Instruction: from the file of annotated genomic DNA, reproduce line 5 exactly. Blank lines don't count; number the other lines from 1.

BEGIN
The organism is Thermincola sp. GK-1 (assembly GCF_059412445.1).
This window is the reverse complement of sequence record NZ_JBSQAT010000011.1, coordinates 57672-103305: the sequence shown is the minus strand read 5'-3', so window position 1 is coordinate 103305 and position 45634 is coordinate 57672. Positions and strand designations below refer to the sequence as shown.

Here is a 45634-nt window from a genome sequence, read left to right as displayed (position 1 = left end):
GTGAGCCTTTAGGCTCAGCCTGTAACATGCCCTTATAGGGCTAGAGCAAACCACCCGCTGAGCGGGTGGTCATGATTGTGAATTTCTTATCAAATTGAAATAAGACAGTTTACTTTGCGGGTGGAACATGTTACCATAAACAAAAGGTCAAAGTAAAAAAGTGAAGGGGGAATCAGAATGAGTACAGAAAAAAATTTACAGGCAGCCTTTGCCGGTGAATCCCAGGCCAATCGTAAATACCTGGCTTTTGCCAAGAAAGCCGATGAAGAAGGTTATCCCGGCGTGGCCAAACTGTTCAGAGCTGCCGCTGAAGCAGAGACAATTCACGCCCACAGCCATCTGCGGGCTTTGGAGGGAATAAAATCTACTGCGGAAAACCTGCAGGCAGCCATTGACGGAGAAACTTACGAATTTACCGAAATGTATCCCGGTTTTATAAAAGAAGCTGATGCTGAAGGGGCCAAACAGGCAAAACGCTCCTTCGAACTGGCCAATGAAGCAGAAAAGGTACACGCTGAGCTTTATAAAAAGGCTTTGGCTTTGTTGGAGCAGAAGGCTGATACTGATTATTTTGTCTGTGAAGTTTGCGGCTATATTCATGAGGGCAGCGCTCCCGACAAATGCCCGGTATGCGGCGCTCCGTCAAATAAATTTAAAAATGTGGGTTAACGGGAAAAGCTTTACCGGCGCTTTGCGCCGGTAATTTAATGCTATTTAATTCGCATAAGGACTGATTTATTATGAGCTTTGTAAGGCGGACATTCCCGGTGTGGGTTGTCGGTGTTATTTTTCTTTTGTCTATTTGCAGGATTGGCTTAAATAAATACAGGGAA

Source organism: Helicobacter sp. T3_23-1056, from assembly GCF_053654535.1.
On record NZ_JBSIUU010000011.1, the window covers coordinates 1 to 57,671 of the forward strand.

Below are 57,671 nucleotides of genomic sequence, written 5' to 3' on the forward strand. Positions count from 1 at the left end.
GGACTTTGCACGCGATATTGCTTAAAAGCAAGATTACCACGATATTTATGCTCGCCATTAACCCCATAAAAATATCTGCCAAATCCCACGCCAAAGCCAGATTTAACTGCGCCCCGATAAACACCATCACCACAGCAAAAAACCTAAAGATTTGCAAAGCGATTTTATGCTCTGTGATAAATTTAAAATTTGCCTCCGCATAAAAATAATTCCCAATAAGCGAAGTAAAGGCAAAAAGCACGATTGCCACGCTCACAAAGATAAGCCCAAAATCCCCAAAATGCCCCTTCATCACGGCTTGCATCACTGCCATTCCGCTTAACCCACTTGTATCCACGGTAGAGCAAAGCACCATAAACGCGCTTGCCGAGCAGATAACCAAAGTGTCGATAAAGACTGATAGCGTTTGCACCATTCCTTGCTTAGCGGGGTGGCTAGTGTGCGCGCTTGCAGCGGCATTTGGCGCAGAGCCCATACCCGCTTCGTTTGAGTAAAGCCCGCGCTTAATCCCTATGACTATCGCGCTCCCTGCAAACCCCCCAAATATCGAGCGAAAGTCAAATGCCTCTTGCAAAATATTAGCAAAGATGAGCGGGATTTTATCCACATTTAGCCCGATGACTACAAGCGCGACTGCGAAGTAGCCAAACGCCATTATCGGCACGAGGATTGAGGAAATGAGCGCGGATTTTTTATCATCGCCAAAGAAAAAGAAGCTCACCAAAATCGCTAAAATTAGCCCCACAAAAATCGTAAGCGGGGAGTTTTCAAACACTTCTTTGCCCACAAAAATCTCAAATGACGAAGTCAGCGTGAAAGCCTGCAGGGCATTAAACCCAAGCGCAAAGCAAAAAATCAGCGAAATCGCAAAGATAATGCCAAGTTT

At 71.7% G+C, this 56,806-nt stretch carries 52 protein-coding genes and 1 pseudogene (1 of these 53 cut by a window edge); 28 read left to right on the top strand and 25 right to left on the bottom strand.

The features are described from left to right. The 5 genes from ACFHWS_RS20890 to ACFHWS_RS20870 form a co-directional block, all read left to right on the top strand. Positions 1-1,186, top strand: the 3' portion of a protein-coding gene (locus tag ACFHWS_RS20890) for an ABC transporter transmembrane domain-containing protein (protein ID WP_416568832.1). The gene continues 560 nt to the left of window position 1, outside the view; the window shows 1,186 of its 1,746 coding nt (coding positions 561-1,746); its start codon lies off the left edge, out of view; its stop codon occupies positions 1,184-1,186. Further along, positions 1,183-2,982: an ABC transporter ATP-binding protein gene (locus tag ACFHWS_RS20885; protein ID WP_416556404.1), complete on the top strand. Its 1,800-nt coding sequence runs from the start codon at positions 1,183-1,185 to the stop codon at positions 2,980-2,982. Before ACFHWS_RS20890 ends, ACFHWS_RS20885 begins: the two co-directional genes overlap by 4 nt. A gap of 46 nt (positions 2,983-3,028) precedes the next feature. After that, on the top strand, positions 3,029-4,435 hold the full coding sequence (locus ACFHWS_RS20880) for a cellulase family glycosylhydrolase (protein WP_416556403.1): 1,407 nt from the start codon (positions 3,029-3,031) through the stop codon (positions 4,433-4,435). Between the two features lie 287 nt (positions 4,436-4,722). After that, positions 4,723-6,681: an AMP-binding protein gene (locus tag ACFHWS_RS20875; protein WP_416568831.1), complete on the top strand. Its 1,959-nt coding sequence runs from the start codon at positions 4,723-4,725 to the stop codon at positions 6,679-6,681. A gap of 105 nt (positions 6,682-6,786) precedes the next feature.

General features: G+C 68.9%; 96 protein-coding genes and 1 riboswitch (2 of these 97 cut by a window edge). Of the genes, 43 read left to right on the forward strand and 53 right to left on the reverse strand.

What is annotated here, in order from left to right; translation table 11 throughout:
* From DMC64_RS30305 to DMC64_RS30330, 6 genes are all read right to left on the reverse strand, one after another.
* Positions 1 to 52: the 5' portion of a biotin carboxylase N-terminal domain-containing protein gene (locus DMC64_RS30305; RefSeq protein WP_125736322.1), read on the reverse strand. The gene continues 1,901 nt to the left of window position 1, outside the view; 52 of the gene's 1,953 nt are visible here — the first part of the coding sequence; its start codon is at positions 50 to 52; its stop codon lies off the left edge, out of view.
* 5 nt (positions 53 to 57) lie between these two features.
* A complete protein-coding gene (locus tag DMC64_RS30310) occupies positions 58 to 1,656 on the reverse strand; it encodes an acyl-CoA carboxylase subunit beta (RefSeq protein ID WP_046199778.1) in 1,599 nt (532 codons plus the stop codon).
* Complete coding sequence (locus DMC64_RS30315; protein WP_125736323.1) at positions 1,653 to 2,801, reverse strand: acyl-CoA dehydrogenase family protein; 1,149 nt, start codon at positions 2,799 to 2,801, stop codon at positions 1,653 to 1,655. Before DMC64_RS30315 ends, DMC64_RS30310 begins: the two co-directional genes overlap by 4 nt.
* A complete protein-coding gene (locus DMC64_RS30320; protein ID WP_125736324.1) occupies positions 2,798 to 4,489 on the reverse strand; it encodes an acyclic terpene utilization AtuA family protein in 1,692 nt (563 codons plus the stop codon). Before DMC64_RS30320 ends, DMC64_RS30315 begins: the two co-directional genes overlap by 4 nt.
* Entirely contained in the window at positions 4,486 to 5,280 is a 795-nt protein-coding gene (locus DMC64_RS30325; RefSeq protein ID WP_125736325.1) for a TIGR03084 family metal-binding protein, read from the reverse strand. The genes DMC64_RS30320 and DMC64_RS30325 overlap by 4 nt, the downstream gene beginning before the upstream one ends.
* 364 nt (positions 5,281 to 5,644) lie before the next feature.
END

Source organism: Helicobacter sp. T3_23-1056, from assembly GCF_053654535.1.